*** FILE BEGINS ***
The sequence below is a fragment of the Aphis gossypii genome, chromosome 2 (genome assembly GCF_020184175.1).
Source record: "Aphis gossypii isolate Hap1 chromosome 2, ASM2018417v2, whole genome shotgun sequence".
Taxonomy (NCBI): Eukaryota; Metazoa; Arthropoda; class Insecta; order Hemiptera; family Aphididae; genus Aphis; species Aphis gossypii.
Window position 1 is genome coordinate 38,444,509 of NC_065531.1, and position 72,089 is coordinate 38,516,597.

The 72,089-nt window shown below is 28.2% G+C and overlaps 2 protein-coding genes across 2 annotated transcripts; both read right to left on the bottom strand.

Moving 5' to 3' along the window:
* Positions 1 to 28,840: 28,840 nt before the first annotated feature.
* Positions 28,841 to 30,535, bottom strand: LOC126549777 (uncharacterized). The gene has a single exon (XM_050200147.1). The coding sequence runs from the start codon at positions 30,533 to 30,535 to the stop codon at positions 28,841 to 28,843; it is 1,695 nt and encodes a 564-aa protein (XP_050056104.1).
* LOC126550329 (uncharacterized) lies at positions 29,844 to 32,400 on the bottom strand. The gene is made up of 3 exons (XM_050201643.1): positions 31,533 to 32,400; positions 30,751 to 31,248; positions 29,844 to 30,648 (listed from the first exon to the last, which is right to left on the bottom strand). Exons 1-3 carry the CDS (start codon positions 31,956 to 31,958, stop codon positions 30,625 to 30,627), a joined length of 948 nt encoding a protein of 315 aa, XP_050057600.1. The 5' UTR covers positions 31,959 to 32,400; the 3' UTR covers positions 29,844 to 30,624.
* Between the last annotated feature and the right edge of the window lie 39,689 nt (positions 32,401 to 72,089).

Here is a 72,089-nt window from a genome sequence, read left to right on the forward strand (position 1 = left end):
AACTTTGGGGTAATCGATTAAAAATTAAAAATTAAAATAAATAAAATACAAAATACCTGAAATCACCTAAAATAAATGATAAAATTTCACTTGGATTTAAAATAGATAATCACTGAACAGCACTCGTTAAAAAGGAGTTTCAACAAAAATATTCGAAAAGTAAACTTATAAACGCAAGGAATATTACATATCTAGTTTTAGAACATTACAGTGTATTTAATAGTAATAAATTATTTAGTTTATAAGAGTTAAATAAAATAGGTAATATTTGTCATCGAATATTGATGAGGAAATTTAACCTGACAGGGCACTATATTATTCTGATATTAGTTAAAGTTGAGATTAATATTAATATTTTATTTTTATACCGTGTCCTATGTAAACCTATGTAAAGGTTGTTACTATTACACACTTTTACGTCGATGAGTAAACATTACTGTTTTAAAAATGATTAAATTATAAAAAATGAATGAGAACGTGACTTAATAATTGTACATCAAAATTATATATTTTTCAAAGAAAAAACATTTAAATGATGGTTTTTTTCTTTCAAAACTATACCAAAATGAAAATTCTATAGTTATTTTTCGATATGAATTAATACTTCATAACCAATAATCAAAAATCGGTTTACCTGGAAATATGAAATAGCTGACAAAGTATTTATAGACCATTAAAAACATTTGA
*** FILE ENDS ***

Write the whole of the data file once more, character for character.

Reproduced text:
The sequence below is a fragment of the Aphis gossypii genome, chromosome 2 (genome assembly GCF_020184175.1).
Source record: "Aphis gossypii isolate Hap1 chromosome 2, ASM2018417v2, whole genome shotgun sequence".
Taxonomy (NCBI): Eukaryota; Metazoa; Arthropoda; class Insecta; order Hemiptera; family Aphididae; genus Aphis; species Aphis gossypii.
Window position 1 is genome coordinate 38,444,509 of NC_065531.1, and position 72,089 is coordinate 38,516,597.

The 72,089-nt window shown below is 28.2% G+C and overlaps 2 protein-coding genes across 2 annotated transcripts; both read right to left on the bottom strand.

Moving 5' to 3' along the window:
* Positions 1 to 28,840: 28,840 nt before the first annotated feature.
* Positions 28,841 to 30,535, bottom strand: LOC126549777 (uncharacterized). The gene has a single exon (XM_050200147.1). The coding sequence runs from the start codon at positions 30,533 to 30,535 to the stop codon at positions 28,841 to 28,843; it is 1,695 nt and encodes a 564-aa protein (XP_050056104.1).
* LOC126550329 (uncharacterized) lies at positions 29,844 to 32,400 on the bottom strand. The gene is made up of 3 exons (XM_050201643.1): positions 31,533 to 32,400; positions 30,751 to 31,248; positions 29,844 to 30,648 (listed from the first exon to the last, which is right to left on the bottom strand). Exons 1-3 carry the CDS (start codon positions 31,956 to 31,958, stop codon positions 30,625 to 30,627), a joined length of 948 nt encoding a protein of 315 aa, XP_050057600.1. The 5' UTR covers positions 31,959 to 32,400; the 3' UTR covers positions 29,844 to 30,624.
* Between the last annotated feature and the right edge of the window lie 39,689 nt (positions 32,401 to 72,089).

Here is a 72,089-nt window from a genome sequence, read left to right on the forward strand (position 1 = left end):
AACTTTGGGGTAATCGATTAAAAATTAAAAATTAAAATAAATAAAATACAAAATACCTGAAATCACCTAAAATAAATGATAAAATTTCACTTGGATTTAAAATAGATAATCACTGAACAGCACTCGTTAAAAAGGAGTTTCAACAAAAATATTCGAAAAGTAAACTTATAAACGCAAGGAATATTACATATCTAGTTTTAGAACATTACAGTGTATTTAATAGTAATAAATTATTTAGTTTATAAGAGTTAAATAAAATAGGTAATATTTGTCATCGAATATTGATGAGGAAATTTAACCTGACAGGGCACTATATTATTCTGATATTAGTTAAAGTTGAGATTAATATTAATATTTTATTTTTATACCGTGTCCTATGTAAACCTATGTAAAGGTTGTTACTATTACACACTTTTACGTCGATGAGTAAACATTACTGTTTTAAAAATGATTAAATTATAAAAAATGAATGAGAACGTGACTTAATAATTGTACATCAAAATTATATATTTTTCAAAGAAAAAACATTTAAATGATGGTTTTTTTCTTTCAAAACTATACCAAAATGAAAATTCTATAGTTATTTTTCGATATGAATTAATACTTCATAACCAATAATCAAAAATCGGTTTACCTGGAAATATGAAATAGCTGACAAAGTATTTATAGACCATTAAAAACATTTGA